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Snark's answer's better than my quick 'n dirty effort, since it makes no assumptions about file content.

Follow his advice & ignore mine.

Quote:
I tried
Code:
cat filname.csv | sed -e :a -e '$!Ns/\n[^"]/&/;ta -e 'P;D' > newfilename.csv
but it just hangs.
...Out of interest, whence came this script? It doesn't work properly even with Snark's correction.

If you're interested in the post-mortem, there are a few typos in there: the odd number of single quotes means that the thing will go into interactive mode (you need a single quote after the ta); missing a semicolon after the N prompts sed to grumble about "extra characters after command", and lastly the ampersand causes it to grind to a halt after a couple of lines.

If you need some good ready-made SED scripts, this is a great place (particularly if you're as idle as I am) --- the script you need is a simple modification of this one

Code:
 # if a line begins with an equal sign, append it to the previous line
 # and replace the "=" with a single space
 sed -e :a -e '$!N;s/\n=/ /;ta' -e 'P;D'
(which is listed a couple of screens down the page). It The only modifications to make to it are to swap the = for a [^"] and to mark out the latter as a sub-expression (using \( \) and \1). Which gives you this

Code:
sed -e :a -e '$!N;s/\n\([^"]\)/\1/;ta' -e 'P;D'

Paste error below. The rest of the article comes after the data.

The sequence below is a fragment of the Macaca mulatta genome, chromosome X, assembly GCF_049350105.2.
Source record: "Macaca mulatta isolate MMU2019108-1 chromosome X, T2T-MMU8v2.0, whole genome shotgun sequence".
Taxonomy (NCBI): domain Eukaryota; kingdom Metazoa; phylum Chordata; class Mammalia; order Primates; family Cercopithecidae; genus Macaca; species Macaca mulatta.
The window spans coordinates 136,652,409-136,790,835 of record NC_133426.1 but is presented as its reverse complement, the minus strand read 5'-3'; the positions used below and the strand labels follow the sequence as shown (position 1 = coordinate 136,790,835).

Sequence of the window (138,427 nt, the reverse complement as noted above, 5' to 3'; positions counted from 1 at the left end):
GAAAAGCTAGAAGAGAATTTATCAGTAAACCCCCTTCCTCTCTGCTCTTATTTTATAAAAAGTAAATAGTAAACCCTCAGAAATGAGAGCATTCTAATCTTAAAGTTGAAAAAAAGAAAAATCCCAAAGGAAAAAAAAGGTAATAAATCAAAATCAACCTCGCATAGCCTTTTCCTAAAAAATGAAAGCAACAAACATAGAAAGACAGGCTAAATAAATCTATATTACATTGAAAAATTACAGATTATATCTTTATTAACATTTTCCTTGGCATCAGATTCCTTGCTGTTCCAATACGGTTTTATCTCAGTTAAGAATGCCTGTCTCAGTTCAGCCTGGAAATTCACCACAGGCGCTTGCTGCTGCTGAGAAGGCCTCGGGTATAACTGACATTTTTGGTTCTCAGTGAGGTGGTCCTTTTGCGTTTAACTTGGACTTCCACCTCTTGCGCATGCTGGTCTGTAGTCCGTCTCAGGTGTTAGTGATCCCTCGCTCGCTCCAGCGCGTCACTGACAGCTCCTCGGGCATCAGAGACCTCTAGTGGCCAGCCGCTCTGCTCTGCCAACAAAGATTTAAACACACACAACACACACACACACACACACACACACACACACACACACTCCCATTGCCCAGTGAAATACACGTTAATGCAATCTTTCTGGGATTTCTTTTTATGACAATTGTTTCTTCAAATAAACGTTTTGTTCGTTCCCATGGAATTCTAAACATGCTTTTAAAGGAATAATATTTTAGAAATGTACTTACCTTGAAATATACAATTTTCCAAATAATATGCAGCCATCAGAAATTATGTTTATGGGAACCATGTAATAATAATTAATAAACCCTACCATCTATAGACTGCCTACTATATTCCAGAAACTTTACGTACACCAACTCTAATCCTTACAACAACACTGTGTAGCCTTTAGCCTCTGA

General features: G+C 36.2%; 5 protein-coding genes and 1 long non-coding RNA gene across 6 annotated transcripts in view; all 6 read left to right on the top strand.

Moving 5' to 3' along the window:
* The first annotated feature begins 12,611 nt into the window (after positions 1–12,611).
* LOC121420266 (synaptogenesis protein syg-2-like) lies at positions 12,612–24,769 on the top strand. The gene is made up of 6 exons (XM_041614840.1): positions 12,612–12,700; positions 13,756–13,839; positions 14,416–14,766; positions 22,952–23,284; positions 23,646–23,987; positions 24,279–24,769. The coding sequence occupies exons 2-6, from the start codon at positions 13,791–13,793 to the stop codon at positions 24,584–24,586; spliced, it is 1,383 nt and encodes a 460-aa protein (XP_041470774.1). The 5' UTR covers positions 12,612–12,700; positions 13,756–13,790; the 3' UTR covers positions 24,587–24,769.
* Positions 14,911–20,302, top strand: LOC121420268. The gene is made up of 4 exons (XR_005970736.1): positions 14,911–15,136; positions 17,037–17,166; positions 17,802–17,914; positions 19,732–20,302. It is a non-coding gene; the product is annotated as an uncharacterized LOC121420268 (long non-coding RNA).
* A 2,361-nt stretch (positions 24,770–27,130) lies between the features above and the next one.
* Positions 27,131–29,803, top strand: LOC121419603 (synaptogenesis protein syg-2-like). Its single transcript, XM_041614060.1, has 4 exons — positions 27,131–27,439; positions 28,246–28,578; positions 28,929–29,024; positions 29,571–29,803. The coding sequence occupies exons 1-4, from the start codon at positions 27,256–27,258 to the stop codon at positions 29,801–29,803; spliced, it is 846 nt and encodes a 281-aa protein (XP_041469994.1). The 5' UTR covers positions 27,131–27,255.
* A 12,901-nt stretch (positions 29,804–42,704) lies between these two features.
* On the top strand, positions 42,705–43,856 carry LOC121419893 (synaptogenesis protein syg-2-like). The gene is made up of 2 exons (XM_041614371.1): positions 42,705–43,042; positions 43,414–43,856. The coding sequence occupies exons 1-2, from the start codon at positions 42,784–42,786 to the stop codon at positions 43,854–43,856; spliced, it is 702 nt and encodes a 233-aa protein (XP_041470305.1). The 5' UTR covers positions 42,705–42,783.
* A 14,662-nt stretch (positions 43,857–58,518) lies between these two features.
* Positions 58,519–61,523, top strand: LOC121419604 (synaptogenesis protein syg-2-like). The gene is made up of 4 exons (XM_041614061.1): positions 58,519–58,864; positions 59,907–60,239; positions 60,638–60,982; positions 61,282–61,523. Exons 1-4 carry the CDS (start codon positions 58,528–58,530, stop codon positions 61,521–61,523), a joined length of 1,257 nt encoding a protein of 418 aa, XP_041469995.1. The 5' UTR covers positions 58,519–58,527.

I should also point out that you won't be able simply to pipe in your file and redirect the output back into the same file, since sed is still reading the file --- chances are you'll end up with an empty file.

If you want to change the file itself, use the -i switch to edit the file in place:

Code:
sed -i -e :a -e '$!N;s/\n\([^"]\)/\1/;ta' -e 'P;D' filename.csv
Hope this answers your question!

Wales over & out.
 
Old 03-16-2011, 05:45 PM   #8
Ignotum Per Ignotius
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linuxScriptGirl,

How did you get on? Did our suggestions do what you wanted, or do you require further assistance? If the former, then be a dear and mark the thread [SOLVED]; if the latter, let us have your questions...
 
Old 03-17-2011, 10:18 AM   #9
linuxScriptGirl
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Talking

Quote:
Originally Posted by Snark1994 View Post
Nah, we're strangely attractive to everyone else is what it is... isn't it?

EDIT: Darn, forgot to answer the question. You just need to escape the parentheses:
Code:
s/\n\([^"]\)/\1/
=============================
Thanks so much. It is working now!
 
Old 03-17-2011, 10:20 AM   #10
linuxScriptGirl
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Wink

Quote:
Originally Posted by Ignotum Per Ignotius View Post
Hi linuxScriptGirl.

...Seems like you are strangely attractive to Welsh slackers...

I think the answer (well an answer) to your problem is to break it into three operations, since the newline is a bit of a pain. By translating the newline into some obscure character (i.e. a character which one could reliably assume will never appear in your input file), it becomes pretty straightforward. Here's my stab at it, anyway...

Code:
cat filename.csv | tr '\n' '' | sed 's/\([^\"]\)/ \1/g' | tr '' '\n' > filename.csv
I tried it on this file:

Code:
"line 1"
"line 2"
"line 3"
line 4
"line 5"
"line 6"
line 7
line 8
"line 9"
line 10
...and got this:

Code:
"line 1"
"line 2"
"line 3" line 4
"line 5"
"line 6" line 7 line 8
"line 9" line 10
The newline is changed into a space: you can easily eliminate this if you don't want it, by tweaking the sed script.

Nos da cariad...
========================================
Thanks for your suggestion. I was able to be succesful with the sugg from SNARK1994. I will keep this handy though for the future.